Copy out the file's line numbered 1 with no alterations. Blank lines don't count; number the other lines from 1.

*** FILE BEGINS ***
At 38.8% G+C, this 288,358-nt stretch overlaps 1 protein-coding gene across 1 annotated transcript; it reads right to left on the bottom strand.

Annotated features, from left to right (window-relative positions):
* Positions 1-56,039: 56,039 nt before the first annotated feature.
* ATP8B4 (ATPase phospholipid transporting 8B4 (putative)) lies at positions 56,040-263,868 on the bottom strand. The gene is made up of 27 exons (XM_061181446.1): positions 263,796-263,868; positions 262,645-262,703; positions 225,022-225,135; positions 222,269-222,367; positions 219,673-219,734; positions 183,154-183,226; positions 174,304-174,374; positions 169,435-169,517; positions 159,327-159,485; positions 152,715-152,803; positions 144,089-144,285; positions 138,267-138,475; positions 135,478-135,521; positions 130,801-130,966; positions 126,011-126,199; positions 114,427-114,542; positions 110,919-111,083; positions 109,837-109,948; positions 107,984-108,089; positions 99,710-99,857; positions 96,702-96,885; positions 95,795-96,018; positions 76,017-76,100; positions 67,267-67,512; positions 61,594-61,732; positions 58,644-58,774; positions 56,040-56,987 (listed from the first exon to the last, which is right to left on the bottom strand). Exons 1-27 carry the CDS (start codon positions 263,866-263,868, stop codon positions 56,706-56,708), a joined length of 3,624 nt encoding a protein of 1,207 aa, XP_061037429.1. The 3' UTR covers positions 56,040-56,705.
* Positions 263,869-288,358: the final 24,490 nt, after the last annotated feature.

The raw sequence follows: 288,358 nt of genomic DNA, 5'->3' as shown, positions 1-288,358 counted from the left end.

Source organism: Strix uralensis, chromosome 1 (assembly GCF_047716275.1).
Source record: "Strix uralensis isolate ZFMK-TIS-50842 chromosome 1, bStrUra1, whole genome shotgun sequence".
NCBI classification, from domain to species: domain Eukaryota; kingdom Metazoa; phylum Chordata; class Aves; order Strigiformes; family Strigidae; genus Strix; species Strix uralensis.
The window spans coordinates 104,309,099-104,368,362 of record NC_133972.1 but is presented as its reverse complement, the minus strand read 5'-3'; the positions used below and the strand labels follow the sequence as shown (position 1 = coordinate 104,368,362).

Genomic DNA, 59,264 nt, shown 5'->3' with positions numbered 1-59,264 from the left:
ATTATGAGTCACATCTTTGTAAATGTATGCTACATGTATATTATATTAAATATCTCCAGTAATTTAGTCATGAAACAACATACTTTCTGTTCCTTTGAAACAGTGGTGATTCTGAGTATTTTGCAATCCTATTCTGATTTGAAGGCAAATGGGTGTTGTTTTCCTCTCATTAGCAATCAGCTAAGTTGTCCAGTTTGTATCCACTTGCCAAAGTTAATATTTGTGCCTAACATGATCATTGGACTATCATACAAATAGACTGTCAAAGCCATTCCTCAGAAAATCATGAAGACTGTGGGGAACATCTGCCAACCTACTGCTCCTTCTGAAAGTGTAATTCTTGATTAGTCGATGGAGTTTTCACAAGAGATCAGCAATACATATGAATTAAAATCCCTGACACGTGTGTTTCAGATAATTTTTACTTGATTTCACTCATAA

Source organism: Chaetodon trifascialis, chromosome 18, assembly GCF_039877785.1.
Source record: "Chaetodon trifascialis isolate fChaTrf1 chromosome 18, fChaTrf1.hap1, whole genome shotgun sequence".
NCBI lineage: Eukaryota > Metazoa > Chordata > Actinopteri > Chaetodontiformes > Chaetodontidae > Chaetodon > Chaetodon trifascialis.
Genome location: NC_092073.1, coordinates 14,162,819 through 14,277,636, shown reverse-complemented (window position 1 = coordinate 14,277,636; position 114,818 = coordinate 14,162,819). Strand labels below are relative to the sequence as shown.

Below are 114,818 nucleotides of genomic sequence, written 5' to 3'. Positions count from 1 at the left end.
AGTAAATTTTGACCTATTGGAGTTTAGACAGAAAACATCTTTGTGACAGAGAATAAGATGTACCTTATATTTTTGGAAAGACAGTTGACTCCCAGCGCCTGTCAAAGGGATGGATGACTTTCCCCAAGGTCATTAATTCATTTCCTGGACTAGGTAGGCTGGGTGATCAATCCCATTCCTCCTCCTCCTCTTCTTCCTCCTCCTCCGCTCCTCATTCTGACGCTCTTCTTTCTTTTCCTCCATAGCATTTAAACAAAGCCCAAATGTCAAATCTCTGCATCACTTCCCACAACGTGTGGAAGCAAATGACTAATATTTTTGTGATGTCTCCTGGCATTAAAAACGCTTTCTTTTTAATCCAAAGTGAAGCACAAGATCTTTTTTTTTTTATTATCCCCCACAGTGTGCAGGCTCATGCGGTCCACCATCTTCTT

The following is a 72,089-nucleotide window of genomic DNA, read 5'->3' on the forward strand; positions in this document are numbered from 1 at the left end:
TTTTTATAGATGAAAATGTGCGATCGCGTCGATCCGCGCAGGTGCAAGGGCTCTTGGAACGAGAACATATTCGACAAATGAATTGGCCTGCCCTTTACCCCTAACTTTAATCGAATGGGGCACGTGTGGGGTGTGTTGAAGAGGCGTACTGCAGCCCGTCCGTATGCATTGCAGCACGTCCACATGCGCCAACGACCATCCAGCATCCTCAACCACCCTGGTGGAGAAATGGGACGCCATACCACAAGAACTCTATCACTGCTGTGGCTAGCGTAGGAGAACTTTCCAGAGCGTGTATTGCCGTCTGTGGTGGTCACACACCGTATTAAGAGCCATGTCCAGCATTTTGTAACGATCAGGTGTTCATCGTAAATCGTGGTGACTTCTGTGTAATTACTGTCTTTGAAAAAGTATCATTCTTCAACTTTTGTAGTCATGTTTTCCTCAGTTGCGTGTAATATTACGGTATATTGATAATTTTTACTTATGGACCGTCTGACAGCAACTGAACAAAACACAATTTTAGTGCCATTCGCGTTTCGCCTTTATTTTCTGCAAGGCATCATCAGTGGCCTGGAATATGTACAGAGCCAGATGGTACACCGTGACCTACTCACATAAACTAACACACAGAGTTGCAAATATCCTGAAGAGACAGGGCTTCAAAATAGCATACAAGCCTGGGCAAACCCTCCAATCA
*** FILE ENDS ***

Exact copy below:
At 38.8% G+C, this 288,358-nt stretch overlaps 1 protein-coding gene across 1 annotated transcript; it reads right to left on the bottom strand.